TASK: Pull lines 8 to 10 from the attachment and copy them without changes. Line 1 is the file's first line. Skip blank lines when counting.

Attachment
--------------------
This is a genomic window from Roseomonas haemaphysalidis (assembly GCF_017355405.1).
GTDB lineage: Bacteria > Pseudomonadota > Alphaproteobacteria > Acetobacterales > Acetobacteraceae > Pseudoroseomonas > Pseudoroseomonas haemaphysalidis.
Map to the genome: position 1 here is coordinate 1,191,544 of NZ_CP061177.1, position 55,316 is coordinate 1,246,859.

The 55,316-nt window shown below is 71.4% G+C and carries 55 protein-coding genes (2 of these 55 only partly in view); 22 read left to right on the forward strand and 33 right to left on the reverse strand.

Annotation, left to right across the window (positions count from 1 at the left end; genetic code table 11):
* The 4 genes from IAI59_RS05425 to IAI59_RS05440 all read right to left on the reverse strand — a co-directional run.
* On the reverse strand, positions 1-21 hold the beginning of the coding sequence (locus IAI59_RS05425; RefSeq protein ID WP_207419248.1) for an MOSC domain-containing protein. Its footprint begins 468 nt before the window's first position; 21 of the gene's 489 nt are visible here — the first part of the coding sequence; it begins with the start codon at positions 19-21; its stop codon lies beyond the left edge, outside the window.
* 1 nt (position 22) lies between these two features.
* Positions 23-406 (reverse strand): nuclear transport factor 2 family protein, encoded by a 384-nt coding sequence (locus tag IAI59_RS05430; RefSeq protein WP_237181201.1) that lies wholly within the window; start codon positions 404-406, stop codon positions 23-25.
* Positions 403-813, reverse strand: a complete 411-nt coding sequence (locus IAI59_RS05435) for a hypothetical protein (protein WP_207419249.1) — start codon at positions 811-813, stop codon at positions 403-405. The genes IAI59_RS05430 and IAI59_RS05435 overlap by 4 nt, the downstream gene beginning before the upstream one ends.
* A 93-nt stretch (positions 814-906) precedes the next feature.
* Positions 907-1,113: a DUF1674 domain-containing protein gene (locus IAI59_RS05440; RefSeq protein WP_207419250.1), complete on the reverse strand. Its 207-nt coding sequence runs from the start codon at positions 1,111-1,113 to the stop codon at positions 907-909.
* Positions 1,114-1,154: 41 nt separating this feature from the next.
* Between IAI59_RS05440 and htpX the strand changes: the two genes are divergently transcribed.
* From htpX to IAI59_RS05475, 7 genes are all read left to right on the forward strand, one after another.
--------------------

* 1 nt (position 22) lies between these two features.
* Positions 23-406 (reverse strand): nuclear transport factor 2 family protein, encoded by a 384-nt coding sequence (locus tag IAI59_RS05430; RefSeq protein WP_237181201.1) that lies wholly within the window; start codon positions 404-406, stop codon positions 23-25.
* Positions 403-813, reverse strand: a complete 411-nt coding sequence (locus IAI59_RS05435) for a hypothetical protein (protein WP_207419249.1) — start codon at positions 811-813, stop codon at positions 403-405. The genes IAI59_RS05430 and IAI59_RS05435 overlap by 4 nt, the downstream gene beginning before the upstream one ends.